13. Amazing, this was a beautiful episode. It was like there were all these little gems dancing over my screen. Indeed the microcosmos is though sometimes smelly, of an exceptional beauty.

  14. Spring means allergies to me. As much as I love spring (because it means winter is leaving, I live in Canada and we have brutal winters), I also hate it for the allergies it brings along.

  15. It would have been nice if you had said something about what they eat (if anything), what they're doing that produces such exotic waste chemicals, why they collect in small colonies, and why they bloom in spring. Rather than focusing so much on smell metaphors and collection strategies. Maybe the answer to these questions is "nobody knows," in which case that would have been good to know, too.

  16. Hank, how about if you volunteer to be the voice of the Pandemic Updates? Using your Microcosmos voice, not your SciShow Space voice. We need a little calm infused into the situation.

  17. So that's what's causing the rancid stench of Nancy Pelosi & Chuck Schumer, and Adam Schiff. Well. California & NY, are stinky states.

  18. I never heard of a photosynthetic organism that wasn't green before… I wonder if the purpose of the xanthophyll isn't also to mimic waste? It works with the unpleasant smell. Maybe this organism's aim is to deter animals from drinking it's habitat!

  19. The scale is hard to fathom, could you guys do a zoom in an onion or something at different magnification 2x .. 4x.. 100x ect. It would help to show the progression of the tiny scale when the numbers get incomprehensible.

  20. Xanthophyll can make its presence known in the macro world, as well – if a deciduous tree drops yellow leaves in the autumn, it's due to mostly xanthophyll remaining.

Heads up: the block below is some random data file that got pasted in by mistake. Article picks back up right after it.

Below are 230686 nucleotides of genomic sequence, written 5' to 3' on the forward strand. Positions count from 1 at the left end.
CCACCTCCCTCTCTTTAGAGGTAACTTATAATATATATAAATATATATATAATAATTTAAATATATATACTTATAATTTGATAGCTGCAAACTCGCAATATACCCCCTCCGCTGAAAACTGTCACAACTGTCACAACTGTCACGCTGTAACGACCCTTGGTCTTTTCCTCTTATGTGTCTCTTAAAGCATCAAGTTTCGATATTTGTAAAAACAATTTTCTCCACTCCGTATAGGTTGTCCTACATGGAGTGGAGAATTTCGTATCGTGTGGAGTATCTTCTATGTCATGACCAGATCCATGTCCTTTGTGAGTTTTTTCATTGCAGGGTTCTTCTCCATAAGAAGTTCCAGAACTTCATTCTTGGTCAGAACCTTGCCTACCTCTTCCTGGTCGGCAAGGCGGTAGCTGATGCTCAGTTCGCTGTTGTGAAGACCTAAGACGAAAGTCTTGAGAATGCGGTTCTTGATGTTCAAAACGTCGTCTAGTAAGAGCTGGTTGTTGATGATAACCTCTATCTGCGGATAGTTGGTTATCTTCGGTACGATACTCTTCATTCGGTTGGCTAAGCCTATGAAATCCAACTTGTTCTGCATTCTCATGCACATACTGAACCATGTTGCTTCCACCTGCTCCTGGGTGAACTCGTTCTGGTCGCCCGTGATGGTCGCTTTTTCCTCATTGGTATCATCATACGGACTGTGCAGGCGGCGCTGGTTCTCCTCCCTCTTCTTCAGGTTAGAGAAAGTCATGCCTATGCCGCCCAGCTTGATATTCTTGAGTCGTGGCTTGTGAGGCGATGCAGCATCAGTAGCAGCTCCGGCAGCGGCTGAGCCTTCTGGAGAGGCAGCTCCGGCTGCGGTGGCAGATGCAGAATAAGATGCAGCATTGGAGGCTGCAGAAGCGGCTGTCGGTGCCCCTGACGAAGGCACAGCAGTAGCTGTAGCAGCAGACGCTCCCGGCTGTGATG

21. The craziest thing I've learned is that some microbes and algae have olfactory sense, and even very simplistic light receptors.
    They can smell and see…
    Viruses and bacterium can smell….

  22. I am curious about the smaller rectangular being near the top and about 1/3rd from the right at 6:56 . It seems to have a ladder shaped assembly with either three or four rungs and lots of flagella at each of its four corners. I do not see anything else on this or any of the other shots that look quite like this one.

  23. thanks yall for getting videos out reliably during the pandemic! I hope everyone working on these videos are staying safe!

  24. This series has inspired me enough to look at microscopes, wondering what I might find in my local surf break 🙂

  25. I'm all like am I about to learn something new and than your all like XANTHOPHYLL. Than I'm like I bet that shit photosynthesis at different wave lengths and than your like it photosynthesis at different wave lengths. Than I'm like WOW.

  26. That explains that New Jersey state smell, you know exactly where you are driving down interstate 95 when you enter those marshlands and that rotten egg smell forces your car windows shut in 100 degree weather for relief.

  27. Anyone else curious about that little black/dark brown fella in the end screen? is this a different organism? or is it less healthy/infected?

  28. This channel has fueled my love of microbiology. It turned a spark that started in my zoology class into a roaring flame. It inspired me (in part) to create an award-winning science project on microscopes, which is what motivated my parents to buy me a really nice microscope with a digital camera and the accompanying software for my computer.

    Hank, you have been inspiring my love of science ever since I found my first crash course chemistry episode almost 5 years ago. Thank you a million times over for constantly bringing this joy and wonder into my life. I would not be who I am or on the path that I am without a deep love of science, for which I hold you largely responsible. ❤️❤️❤️

    (Edit: Also, “This Isn’t Hogwarts“ is probably one of my favorite songs?) You know, just in case you see this, I wanted to let you know.

  29. are these those ones that reek of mildew when you go near swampy areas? Or is that a different species

  30. You may have been asked this before, so forgive me, as I am new to your channel and so glad I found it too! I have a degree in biology and I've been wanting to get into microscopy as a hobby for a while but a microscope I don't have. Can you recommend something? What do you use? Thanks for pointing me in the right direction if you would….

  31. This is lovely. I always appreciate the calm voice & music.

    One thing that poked at my brain, though: 7:17 Isn't the singular of algae "alga?"